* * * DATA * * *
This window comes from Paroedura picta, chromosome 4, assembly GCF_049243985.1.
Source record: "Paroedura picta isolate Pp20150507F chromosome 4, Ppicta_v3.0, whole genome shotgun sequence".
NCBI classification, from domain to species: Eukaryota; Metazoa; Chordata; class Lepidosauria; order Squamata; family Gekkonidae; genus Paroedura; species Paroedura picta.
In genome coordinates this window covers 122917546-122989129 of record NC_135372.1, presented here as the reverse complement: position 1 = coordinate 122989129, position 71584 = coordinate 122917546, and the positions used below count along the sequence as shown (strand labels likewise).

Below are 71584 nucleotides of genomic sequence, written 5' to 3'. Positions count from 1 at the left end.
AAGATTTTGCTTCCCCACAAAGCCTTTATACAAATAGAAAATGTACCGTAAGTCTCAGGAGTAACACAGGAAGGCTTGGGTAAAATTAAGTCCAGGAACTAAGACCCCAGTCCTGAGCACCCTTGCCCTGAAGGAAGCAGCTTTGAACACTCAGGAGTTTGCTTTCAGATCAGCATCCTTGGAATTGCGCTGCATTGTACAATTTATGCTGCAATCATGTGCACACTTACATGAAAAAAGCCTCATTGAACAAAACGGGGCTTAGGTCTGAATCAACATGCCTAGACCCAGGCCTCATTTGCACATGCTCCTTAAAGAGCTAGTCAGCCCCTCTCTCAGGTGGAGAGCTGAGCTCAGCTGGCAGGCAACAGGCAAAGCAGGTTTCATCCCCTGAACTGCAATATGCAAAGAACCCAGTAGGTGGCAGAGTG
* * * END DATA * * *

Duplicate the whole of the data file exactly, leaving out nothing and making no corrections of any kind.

This window comes from Paroedura picta, chromosome 4, assembly GCF_049243985.1.
Source record: "Paroedura picta isolate Pp20150507F chromosome 4, Ppicta_v3.0, whole genome shotgun sequence".
NCBI classification, from domain to species: Eukaryota; Metazoa; Chordata; class Lepidosauria; order Squamata; family Gekkonidae; genus Paroedura; species Paroedura picta.
In genome coordinates this window covers 122917546-122989129 of record NC_135372.1, presented here as the reverse complement: position 1 = coordinate 122989129, position 71584 = coordinate 122917546, and the positions used below count along the sequence as shown (strand labels likewise).

Below are 71584 nucleotides of genomic sequence, written 5' to 3'. Positions count from 1 at the left end.
AAGATTTTGCTTCCCCACAAAGCCTTTATACAAATAGAAAATGTACCGTAAGTCTCAGGAGTAACACAGGAAGGCTTGGGTAAAATTAAGTCCAGGAACTAAGACCCCAGTCCTGAGCACCCTTGCCCTGAAGGAAGCAGCTTTGAACACTCAGGAGTTTGCTTTCAGATCAGCATCCTTGGAATTGCGCTGCATTGTACAATTTATGCTGCAATCATGTGCACACTTACATGAAAAAAGCCTCATTGAACAAAACGGGGCTTAGGTCTGAATCAACATGCCTAGACCCAGGCCTCATTTGCACATGCTCCTTAAAGAGCTAGTCAGCCCCTCTCTCAGGTGGAGAGCTGAGCTCAGCTGGCAGGCAACAGGCAAAGCAGGTTTCATCCCCTGAACTGCAATATGCAAAGAACCCAGTAGGTGGCAGAGTG